Adolescence: Developmental Tasks
This is the final bulletin of a three-part series that explores adolescence. In the previous two bulletins we have explored the definition of adolescence; the biological and physical changes in adolescence; and the four major questions encountered by adolescents.
This bulletin presents the eight developmental tasks facing adolescents. By understanding these developmental tasks, parents and adults can provide support and opportunities that enable adolescents to accomplish these tasks.
What are the Developmental Tasks Facing Adolescents?
The major task facing adolescents is to create a stable identity and become complete and productive adults. Over time, adolescents develop a sense of themselves that transcends the many changes in their experiences and roles. They find their role in society through active searching which leads to discoveries about themselves.
The changes experienced during puberty bring new awareness of self and others' reactions to them. For example, sometimes adults perceive adolescents to be adults because they physically appear to be adults. However, adolescents are not adults. They need room to explore themselves and their world. Thus, as adults, we need to be aware of their needs and provide them with opportunities to grow into adult roles.
A developmental task represents our culture's definition of "normal" development at different points in the life span. There are a total of eight developmental tasks that enable adolescents to create an identity.
Achieving new and more mature relations with others, both boys and girls, in their age group.
Adolescents learn through experimentation to interact with others in more adult ways. Physical maturity plays an important role in peer relations. Adolescents who mature at a slower or faster rate than others will be dropped from one peer group and generally will enter a peer group of similar maturity. For early-maturing girls, entering into a peer group of similar physical maturity can mean a greater likelihood of early sexual activity. Monitoring by parents can be a useful boundary setting tool because it allows parents to place limits on the adolescent's outside activities.
Achieving a masculine or feminine social role.
Adolescents develop their own definition of what it means to be male or female. However, most adolescents conform to the sex roles of our cultural view of male (assertive & strong) and female (passive & weak) characteristics. Yet, these roles have become more relaxed in the last twenty years. As adults, we need to provide adolescents with chances to test and develop their masculine and feminine social roles. For example, we need to encourage males to express their feelings and encourage females to assert themselves more than they have in the past.
Accepting one's physique.
The beginning of puberty and the rate of body changes for adolescents varies tremendously. How easily adolescents deal with those changes will partly reflect how closely their bodies match the well-defined stereotypes of the "perfect" body for young women and young men. Adolescents who do not match the stereotype may need extra support from adults to improve their feelings of comfort and self-worth regarding their physique.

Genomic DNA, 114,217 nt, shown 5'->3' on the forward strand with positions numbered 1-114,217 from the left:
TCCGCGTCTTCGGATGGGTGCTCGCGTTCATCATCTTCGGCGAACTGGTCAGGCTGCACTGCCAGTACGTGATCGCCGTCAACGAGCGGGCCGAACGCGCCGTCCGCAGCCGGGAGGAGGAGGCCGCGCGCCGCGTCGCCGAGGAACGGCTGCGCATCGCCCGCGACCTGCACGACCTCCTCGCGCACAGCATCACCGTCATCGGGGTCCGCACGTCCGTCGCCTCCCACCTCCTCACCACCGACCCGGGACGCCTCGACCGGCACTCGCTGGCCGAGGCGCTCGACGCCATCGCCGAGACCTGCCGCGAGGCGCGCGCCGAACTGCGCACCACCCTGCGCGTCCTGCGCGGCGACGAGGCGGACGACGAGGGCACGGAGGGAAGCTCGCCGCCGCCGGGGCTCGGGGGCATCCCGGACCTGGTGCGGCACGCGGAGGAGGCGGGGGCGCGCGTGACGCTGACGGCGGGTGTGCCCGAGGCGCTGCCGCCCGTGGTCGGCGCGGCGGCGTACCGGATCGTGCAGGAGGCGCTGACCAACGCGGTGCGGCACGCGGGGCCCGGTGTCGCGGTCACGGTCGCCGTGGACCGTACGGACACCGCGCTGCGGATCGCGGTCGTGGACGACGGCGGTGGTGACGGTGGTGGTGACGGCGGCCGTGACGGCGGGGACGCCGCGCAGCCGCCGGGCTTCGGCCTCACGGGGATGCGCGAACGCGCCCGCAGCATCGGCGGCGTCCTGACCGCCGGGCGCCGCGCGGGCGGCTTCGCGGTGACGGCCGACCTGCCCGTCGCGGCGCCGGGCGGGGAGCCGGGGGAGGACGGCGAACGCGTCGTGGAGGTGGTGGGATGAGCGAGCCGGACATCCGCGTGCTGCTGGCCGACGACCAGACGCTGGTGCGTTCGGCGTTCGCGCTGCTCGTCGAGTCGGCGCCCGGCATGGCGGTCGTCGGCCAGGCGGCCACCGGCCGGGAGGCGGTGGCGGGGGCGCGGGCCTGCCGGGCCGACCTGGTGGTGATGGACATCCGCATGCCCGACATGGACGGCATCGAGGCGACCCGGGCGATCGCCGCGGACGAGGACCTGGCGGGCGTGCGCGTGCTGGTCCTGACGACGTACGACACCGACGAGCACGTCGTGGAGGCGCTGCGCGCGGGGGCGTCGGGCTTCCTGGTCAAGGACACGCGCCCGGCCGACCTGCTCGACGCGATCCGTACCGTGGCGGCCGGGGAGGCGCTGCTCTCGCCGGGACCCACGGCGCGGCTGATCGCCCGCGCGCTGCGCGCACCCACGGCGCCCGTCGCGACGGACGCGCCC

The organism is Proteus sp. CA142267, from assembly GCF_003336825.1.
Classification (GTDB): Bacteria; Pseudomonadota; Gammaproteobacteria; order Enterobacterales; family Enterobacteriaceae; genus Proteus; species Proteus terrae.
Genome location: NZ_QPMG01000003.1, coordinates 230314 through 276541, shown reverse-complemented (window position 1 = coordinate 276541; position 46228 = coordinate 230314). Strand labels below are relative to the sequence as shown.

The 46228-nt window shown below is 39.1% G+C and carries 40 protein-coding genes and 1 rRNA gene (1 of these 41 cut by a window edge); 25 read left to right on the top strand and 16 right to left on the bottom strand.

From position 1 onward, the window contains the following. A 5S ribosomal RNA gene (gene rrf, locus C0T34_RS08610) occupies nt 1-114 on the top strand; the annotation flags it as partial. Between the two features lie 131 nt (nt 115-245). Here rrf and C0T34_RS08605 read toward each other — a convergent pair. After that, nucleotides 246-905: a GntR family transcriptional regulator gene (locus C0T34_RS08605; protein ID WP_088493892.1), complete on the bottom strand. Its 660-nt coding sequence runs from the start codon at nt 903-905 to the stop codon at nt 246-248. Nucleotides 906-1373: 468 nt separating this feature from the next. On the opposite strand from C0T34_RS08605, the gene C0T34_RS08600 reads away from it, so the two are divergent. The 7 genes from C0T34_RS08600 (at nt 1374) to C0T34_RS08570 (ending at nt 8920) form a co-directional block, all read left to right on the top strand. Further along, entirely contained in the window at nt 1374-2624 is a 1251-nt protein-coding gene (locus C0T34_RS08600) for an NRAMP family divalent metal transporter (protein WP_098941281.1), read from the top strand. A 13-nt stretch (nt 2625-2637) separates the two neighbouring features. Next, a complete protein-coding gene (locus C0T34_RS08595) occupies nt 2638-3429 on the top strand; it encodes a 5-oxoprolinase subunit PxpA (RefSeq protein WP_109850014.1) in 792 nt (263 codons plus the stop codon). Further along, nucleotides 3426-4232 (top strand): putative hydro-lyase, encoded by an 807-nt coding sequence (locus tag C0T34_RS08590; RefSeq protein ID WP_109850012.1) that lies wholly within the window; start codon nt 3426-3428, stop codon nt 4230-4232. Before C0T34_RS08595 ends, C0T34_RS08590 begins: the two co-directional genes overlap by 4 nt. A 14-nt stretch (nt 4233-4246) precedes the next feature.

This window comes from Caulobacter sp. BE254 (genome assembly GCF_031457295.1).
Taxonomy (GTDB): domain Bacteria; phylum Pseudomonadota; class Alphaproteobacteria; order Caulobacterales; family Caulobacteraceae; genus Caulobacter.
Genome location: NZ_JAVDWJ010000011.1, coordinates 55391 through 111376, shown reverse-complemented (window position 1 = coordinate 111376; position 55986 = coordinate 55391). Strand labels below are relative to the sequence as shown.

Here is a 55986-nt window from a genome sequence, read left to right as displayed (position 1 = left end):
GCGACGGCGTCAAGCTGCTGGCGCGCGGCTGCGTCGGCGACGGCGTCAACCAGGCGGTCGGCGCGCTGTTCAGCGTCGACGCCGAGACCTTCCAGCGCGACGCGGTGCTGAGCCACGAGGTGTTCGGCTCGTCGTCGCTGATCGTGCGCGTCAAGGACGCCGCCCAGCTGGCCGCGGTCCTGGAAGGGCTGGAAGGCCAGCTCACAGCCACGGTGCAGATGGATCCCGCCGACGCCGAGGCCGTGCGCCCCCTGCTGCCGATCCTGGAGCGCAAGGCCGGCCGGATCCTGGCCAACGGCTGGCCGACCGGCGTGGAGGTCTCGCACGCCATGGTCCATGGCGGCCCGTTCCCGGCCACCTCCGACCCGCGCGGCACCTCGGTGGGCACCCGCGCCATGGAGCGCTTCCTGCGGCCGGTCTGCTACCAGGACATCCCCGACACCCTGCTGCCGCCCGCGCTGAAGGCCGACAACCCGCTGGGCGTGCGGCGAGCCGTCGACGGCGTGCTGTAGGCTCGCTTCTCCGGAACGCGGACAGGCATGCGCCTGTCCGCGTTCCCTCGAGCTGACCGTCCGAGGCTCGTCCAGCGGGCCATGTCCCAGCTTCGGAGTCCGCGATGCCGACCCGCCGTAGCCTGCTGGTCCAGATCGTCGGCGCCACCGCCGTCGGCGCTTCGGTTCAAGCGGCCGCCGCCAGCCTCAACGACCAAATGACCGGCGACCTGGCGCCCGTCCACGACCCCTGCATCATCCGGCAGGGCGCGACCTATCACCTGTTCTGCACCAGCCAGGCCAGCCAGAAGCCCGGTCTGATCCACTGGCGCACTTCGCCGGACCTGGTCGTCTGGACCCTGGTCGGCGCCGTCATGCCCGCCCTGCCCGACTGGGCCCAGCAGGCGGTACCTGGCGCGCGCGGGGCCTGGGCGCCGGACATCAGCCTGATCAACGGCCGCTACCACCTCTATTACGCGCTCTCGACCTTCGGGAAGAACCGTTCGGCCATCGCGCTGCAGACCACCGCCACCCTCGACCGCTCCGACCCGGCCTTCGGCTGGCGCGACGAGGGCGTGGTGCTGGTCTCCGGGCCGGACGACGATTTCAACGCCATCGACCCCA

Achieving emotional independence from parents and other adults.
Children derive strength from internalizing their parents' values and attitudes. Adolescents, however, must redefine their sources of personal strength and move toward self-reliance. This change is smoother if the adolescent and parents can agree on some level of independence that increases over time. For example, parents and adolescents should set a curfew time. That time should be increased as the adolescent matures.
Preparing for marriage and family life.
Sexual maturation is the basis for this developmental task. Achievement of this developmental task is difficult because adolescents often confuse sexual feelings with genuine intimacy. Indeed, this developmental task is usually not achieved until late adolescence or early adulthood.
Preparing for an economic career.
In our society, an adolescent reaches adult status when he or she is able to financially support himself or herself. This task has become more difficult than in the past because the job market demands increased education and skills. Today, this developmental task is generally not achieved until late adolescence or early adulthood, after the individual completes her/his education and gains some entry level work experience.
Acquiring a set of values and an ethical system as a guide to behavior -- developing an ideology.
Adolescents can think abstractly and about possible situations. With these changes in thinking, the adolescent is able to develop his or her own set of values and beliefs.
Desiring and achieving socially responsible behavior.
The family is where children define themselves and their world. Adolescents define themselves and their world from their new social roles. Status within the community, beyond that of family, is an important achievement for older adolescents and young adults. Adolescents and young adults become members of the larger community through employment (financial independence) and emotional independence from parents.
Reprinted with the permission of the University of Florida. © 2008 University of Florida.
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